Initial Concentrations of ICE Box and 12.79 (6th Edition)

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Brandon Mo 4K
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Initial Concentrations of ICE Box and 12.79 (6th Edition)

Postby Brandon Mo 4K » Fri Jan 18, 2019 2:39 am

Are there ever any instances where the initial concentrations of the products are not 0?

In the answer key of 12.79 (6th Edition), why is it that the initial molarity of H30+ is not 0?

deniise_garciia
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Re: Initial Concentrations of ICE Box and 12.79 (6th Edition)

Postby deniise_garciia » Fri Jan 18, 2019 9:36 am

I had this same question, but I assume that the products in an instance that they are not zero is when the question first asks you to find a concentration at equilibrium and there is a follow up question that states that a certain product was added towards the end. As, for the question in the book I am also confused, I'm not sure as to why they used the same molarity for H3O+ and H2SO4.

Dimitri Speron 1C
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Re: Initial Concentrations of ICE Box and 12.79 (6th Edition)

Postby Dimitri Speron 1C » Fri Jan 18, 2019 12:20 pm

If you have a reaction with a polyprotic acid, (acid capable of donating more than one proton, of which H2SO4 is an example) then you can express it as two equilibrium reactions in which the second one the concentration of H3O+ is more than 0. For the vast majority of polyprotic acids the second or third deprotonation adds an insignificant amount to the concentration (of H3O+) and can therefore be disregarded, but H2SO4 is a special case. The first deprotonation is nearly total, and the second is that of a weak acid. I do not have the 6th edition, but I hope this helps answer your question!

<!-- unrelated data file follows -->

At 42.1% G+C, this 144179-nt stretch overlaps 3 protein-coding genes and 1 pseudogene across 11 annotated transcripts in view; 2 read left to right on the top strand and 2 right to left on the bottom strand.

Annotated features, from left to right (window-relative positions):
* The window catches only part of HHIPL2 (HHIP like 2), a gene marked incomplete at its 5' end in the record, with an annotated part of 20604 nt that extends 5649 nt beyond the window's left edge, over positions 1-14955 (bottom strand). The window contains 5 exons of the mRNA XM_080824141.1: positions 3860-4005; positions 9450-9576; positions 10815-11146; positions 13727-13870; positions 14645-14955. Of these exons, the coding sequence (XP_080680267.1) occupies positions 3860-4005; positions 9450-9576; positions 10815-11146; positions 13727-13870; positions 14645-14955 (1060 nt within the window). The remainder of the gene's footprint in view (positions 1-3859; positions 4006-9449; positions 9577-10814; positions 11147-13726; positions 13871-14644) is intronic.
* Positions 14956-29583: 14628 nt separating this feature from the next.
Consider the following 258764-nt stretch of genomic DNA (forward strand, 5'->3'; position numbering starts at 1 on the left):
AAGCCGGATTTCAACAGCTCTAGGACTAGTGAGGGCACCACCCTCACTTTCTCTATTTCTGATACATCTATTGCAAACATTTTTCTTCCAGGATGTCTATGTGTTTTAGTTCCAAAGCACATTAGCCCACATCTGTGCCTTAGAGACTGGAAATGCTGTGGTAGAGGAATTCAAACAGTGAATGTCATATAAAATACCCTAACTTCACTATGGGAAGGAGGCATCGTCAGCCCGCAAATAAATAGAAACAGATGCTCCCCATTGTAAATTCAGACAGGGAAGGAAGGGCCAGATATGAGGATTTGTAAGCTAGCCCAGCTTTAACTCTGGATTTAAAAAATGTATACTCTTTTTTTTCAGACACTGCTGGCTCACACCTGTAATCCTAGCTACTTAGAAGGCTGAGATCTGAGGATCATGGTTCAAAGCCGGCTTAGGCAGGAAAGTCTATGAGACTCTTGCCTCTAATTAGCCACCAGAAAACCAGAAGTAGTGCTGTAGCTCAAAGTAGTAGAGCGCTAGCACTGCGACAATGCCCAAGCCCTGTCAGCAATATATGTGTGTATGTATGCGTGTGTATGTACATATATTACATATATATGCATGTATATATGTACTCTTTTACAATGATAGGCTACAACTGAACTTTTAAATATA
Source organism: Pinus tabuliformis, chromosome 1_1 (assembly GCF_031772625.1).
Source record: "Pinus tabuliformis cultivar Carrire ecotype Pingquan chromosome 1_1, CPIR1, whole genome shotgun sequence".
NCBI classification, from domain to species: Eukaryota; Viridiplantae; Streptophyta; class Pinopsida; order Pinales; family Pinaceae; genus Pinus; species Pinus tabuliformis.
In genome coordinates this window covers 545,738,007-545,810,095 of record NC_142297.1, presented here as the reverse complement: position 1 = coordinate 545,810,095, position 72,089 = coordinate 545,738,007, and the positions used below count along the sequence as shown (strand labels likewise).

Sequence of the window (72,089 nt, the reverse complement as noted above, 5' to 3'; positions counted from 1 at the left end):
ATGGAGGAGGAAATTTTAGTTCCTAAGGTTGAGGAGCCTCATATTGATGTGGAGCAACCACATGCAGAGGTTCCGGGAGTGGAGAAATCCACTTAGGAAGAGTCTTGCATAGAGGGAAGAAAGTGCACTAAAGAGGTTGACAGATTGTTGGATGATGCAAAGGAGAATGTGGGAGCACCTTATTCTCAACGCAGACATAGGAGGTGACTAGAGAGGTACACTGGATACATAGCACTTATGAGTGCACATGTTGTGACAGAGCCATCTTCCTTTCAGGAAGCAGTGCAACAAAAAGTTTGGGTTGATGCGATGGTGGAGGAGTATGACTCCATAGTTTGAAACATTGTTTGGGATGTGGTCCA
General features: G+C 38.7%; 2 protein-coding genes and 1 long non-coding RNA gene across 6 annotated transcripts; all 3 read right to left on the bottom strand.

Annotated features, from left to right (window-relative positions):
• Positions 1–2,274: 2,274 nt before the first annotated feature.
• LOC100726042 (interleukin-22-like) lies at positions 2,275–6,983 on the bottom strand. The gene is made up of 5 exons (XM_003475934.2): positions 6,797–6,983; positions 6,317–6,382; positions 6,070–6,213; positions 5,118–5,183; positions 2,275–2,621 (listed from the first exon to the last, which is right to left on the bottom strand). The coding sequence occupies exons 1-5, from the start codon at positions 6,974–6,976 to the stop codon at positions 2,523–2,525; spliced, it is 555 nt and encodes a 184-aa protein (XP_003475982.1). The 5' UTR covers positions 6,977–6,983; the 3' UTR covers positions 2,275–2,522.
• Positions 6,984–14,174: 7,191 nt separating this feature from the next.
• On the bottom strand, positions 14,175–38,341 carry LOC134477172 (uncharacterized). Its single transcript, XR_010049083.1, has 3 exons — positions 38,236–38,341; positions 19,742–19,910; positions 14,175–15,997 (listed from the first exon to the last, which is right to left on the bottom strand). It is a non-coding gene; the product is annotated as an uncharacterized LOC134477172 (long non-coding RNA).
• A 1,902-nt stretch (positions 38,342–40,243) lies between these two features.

Kenan Kherallah 2C
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Re: Initial Concentrations of ICE Box and 12.79 (6th Edition)

Postby Kenan Kherallah 2C » Fri Jan 18, 2019 12:27 pm

So just adding on to what Dimitri said, sulfuric acid is a diprotic acid and it is a strong acid for the first dissociation and a weak acid for the second. In the first dissociation the equation is H2SO4 +H20 --> HSO4- + H30+ . this would mean that the 0.15 M of H2SO4 has completely dissociated and become 0.15 M of HSO4- and 0.15 M of hydronium ions.
For the second dissociation we have HSO4- + H20 <--> SO4 2- + H30+
now the initial concentration of HSO4- and H3O+ are both 0.15 M once setting up the ice box.
you should then see that the equilibrium constant would be written as such= (0.15+x) (x)/ 0.15-x
solving this for x should get you the correct answer
the equilibrium constant for the second dissociation equation in found in table 12.9


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